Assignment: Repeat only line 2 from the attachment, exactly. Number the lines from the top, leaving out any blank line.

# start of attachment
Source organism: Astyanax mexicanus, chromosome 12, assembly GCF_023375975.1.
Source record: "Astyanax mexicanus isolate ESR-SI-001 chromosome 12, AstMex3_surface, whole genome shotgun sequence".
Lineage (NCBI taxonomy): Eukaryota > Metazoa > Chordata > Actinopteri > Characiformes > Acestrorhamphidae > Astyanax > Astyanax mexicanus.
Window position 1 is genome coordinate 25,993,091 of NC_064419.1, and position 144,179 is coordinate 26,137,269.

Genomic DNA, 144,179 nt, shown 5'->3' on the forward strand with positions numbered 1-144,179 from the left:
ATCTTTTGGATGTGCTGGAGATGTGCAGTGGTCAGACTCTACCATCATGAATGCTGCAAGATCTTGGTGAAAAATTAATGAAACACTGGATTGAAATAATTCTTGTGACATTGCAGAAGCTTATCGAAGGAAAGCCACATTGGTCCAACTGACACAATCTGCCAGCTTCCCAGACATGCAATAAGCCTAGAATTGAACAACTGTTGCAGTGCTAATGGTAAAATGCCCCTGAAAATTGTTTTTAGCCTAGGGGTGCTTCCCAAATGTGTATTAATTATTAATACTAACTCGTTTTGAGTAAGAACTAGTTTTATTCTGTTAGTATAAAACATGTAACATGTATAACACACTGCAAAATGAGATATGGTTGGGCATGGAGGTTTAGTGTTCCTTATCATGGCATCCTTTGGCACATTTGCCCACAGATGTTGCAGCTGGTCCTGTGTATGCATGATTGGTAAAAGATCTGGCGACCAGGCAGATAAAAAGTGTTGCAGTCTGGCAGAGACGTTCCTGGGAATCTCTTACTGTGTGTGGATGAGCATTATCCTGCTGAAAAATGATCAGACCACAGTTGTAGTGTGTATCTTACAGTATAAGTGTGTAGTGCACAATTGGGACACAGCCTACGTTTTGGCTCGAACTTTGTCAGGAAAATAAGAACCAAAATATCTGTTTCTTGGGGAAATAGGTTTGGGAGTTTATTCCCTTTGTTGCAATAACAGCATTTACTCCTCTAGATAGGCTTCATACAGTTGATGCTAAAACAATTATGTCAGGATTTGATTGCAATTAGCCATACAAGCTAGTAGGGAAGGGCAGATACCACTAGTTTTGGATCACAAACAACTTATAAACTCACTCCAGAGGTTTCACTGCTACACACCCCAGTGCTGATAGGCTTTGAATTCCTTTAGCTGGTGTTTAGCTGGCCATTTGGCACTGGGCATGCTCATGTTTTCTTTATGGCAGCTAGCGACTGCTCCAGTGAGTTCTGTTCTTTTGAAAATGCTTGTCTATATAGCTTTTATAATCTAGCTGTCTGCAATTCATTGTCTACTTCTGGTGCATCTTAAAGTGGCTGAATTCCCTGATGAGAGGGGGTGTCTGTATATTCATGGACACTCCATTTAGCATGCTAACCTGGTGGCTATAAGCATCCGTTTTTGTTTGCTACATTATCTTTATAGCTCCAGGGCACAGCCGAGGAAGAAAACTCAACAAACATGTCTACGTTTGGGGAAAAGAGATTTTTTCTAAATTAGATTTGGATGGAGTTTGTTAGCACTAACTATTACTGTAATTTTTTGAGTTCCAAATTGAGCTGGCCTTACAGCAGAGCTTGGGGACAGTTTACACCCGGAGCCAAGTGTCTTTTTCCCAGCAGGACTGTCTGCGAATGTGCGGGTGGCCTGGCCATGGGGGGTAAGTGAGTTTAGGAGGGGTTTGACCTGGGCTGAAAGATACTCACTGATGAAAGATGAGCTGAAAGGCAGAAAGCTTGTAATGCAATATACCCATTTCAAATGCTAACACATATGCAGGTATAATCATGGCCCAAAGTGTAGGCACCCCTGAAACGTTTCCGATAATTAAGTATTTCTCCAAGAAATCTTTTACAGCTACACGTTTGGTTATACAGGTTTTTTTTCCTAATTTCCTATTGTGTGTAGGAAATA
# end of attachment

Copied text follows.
Source record: "Astyanax mexicanus isolate ESR-SI-001 chromosome 12, AstMex3_surface, whole genome shotgun sequence".